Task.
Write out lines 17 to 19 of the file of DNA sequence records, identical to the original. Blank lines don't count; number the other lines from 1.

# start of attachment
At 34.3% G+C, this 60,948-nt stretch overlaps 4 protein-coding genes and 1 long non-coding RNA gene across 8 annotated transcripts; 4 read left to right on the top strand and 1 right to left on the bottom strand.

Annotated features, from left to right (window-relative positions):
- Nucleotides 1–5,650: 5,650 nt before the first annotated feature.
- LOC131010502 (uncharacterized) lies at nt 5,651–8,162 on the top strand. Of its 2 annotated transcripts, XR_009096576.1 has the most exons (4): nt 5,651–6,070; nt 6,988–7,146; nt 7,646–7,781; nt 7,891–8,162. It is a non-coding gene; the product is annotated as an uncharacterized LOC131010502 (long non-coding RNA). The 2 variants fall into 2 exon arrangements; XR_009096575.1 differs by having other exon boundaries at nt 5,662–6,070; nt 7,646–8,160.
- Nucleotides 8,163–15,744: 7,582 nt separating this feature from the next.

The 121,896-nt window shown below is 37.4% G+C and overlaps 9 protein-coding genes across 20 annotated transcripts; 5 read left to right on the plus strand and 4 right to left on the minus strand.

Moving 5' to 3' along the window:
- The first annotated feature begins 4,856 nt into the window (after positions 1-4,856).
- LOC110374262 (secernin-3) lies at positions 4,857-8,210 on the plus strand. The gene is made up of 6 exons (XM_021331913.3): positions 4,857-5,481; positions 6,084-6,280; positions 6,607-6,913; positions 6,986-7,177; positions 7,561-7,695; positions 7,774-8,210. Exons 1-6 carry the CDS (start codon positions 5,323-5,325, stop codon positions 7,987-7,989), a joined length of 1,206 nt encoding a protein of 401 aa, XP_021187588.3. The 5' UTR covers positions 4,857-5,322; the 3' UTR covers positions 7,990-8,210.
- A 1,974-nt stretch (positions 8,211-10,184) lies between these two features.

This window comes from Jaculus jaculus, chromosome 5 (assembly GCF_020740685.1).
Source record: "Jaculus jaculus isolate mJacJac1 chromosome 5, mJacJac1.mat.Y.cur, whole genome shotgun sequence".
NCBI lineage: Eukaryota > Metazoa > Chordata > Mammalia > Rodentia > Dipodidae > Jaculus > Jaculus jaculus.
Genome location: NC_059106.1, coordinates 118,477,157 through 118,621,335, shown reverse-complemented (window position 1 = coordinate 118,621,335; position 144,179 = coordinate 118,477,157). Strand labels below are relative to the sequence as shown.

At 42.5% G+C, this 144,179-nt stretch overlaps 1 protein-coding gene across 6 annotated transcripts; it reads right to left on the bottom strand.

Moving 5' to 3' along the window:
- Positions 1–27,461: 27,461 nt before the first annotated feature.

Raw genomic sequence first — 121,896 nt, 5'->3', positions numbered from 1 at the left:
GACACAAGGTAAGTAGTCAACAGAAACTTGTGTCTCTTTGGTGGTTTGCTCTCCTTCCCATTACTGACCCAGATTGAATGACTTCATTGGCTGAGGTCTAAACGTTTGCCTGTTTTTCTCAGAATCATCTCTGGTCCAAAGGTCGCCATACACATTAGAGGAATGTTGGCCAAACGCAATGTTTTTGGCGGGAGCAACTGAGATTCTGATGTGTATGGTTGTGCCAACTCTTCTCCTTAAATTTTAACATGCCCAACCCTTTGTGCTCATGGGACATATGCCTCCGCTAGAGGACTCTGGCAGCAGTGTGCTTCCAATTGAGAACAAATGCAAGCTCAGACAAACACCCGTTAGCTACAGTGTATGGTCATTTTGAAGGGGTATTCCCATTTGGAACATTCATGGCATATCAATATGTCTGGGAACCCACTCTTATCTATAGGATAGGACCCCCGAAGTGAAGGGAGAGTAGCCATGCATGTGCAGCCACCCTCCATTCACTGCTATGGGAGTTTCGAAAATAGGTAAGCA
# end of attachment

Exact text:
- Positions 1–27,461: 27,461 nt before the first annotated feature.

Raw genomic sequence first — 121,896 nt, 5'->3', positions numbered from 1 at the left:
GACACAAGGTAAGTAGTCAACAGAAACTTGTGTCTCTTTGGTGGTTTGCTCTCCTTCCCATTACTGACCCAGATTGAATGACTTCATTGGCTGAGGTCTAAACGTTTGCCTGTTTTTCTCAGAATCATCTCTGGTCCAAAGGTCGCCATACACATTAGAGGAATGTTGGCCAAACGCAATGTTTTTGGCGGGAGCAACTGAGATTCTGATGTGTATGGTTGTGCCAACTCTTCTCCTTAAATTTTAACATGCCCAACCCTTTGTGCTCATGGGACATATGCCTCCGCTAGAGGACTCTGGCAGCAGTGTGCTTCCAATTGAGAACAAATGCAAGCTCAGACAAACACCCGTTAGCTACAGTGTATGGTCATTTTGAAGGGGTATTCCCATTTGGAACATTCATGGCATATCAATATGTCTGGGAACCCACTCTTATCTATAGGATAGGACCCCCGAAGTGAAGGGAGAGTAGCCATGCATGTGCAGCCACCCTCCATTCACTGCTATGGGAGTTTCGAAAATAGGTAAGCA